Defeating the bystander effect and stopping a crime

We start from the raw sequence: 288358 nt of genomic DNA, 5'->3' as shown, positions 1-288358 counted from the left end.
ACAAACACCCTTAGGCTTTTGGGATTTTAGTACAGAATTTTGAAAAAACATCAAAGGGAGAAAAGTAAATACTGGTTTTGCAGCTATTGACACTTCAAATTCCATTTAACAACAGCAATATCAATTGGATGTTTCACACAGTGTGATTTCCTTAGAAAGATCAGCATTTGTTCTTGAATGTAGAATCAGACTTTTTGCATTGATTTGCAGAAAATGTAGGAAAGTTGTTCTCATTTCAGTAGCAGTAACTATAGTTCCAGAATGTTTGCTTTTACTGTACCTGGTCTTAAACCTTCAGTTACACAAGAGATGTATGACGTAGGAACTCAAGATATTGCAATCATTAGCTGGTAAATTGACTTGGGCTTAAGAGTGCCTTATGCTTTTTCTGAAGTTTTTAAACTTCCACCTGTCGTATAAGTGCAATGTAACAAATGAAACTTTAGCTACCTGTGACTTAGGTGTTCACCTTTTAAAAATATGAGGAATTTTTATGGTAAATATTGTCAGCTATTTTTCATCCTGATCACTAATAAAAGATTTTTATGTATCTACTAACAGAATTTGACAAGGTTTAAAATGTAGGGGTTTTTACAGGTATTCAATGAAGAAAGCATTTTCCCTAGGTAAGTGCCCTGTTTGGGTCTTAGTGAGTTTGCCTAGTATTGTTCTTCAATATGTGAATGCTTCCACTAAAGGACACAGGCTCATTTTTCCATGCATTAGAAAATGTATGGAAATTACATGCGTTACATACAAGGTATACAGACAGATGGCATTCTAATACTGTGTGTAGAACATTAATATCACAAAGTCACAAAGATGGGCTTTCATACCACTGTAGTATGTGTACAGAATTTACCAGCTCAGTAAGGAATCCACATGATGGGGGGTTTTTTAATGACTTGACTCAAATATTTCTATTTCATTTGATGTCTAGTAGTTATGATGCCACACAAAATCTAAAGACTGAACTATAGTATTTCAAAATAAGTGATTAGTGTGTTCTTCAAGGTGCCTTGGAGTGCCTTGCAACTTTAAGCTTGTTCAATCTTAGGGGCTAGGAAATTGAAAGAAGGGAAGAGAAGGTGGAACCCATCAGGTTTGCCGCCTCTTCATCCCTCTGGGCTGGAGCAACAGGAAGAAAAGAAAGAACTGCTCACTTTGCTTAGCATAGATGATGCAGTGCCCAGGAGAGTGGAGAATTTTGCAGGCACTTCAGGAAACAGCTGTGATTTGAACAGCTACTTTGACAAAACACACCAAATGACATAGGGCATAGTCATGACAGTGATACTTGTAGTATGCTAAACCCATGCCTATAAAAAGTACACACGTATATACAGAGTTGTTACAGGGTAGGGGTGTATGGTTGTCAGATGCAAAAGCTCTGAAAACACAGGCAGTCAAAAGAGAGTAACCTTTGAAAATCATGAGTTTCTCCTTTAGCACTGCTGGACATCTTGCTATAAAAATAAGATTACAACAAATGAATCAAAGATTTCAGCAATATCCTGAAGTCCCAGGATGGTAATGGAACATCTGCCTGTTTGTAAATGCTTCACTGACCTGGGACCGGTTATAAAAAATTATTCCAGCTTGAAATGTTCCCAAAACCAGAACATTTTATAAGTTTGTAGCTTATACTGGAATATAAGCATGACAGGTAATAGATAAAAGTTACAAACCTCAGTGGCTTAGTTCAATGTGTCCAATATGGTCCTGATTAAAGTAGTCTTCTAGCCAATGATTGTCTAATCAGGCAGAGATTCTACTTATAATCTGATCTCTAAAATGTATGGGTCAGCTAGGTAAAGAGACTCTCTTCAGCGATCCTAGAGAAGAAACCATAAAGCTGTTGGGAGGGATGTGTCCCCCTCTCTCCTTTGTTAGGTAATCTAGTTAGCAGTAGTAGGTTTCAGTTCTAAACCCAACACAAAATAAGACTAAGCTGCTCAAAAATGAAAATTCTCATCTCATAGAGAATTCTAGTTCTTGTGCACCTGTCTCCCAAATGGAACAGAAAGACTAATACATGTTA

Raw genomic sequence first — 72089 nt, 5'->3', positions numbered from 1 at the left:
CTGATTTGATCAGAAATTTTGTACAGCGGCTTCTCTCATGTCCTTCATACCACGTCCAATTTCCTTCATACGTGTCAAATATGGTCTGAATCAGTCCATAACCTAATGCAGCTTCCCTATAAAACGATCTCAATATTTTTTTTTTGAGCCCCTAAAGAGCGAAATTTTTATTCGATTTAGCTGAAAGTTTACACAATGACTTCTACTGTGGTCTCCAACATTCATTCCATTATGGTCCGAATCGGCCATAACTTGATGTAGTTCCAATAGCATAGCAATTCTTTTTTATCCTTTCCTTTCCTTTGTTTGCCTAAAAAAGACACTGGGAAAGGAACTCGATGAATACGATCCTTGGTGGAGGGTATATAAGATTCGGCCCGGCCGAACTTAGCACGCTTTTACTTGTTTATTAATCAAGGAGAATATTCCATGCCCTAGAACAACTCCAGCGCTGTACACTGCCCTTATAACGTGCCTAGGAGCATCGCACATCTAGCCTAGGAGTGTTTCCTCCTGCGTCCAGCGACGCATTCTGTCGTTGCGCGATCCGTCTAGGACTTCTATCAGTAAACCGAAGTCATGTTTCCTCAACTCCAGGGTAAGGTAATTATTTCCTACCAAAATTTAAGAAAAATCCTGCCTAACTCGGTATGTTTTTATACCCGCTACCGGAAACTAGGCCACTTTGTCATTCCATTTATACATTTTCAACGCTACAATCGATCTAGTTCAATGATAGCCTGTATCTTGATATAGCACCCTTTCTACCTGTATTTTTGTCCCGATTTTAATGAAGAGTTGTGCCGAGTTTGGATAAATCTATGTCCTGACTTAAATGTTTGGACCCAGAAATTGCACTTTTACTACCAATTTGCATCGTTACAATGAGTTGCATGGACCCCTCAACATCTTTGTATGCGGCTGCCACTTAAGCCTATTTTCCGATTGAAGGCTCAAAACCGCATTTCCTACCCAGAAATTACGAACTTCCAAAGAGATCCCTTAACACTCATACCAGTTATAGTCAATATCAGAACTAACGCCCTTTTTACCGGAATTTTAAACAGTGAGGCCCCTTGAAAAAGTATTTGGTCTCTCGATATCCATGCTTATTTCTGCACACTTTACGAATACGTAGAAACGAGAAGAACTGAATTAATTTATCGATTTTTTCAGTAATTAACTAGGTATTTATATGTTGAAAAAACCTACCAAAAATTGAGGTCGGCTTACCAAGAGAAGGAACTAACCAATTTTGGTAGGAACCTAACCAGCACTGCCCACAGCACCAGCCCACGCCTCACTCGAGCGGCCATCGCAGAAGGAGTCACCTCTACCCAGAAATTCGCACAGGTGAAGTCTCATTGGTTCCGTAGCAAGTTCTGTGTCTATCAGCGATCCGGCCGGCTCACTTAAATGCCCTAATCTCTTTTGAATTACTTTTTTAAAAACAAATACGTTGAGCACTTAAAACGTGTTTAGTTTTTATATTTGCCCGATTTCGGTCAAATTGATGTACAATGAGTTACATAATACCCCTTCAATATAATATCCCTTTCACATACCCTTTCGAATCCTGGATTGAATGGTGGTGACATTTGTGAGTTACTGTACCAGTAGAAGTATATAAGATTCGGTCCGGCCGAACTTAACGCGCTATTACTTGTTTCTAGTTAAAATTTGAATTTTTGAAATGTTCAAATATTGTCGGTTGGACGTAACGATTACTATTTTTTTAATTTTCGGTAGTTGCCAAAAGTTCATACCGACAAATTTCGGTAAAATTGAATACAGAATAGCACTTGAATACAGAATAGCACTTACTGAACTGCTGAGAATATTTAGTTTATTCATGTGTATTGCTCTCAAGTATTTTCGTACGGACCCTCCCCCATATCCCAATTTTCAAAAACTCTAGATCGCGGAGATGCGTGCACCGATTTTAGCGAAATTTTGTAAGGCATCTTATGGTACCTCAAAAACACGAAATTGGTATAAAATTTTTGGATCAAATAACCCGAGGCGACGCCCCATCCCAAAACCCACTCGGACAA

20160607_010820_brock_turner_arrest_mug_listIn psychology there is a well established effect called the bystander effect. The bystander effect, is a social psychological phenomenon that refers to cases in which individuals do not offer any means of help to a victim when other people are present.  It’s not that these are bad people it’s just that everybody thinks that someone else will intervene.  This is the phenomenon that prevented 38 law-abiding citizens in Queens from calling for help when a killer stalked and stabbed a woman in broad daylight in Kew Gardens (http://www.newyorker.com/magazine/2014/03/10/a-call-for-help).  More recently, the media has been reporting on the case of Brock Turner, the Stanford swimmer who raped an unconscious girl.  This story is getting a lot of attention because of the short sentence that Turner received.  What’s not receiving as much attention is that two strangers who did not know either the victim or the assailant intervened.  They were biking by when they noticed something “weird” (http://www.huffingtonpost.com/entry/brock-turner-bystanders_us_5755b3e1e4b0c3752dce45f8).  Not only did they intervene but they chased and tackled Turner until the police arrived.  It would have been easy for them to just keep on biking and not intervene (thinking that someone else will do something) but these two didn’t and hopefully more will follow that example.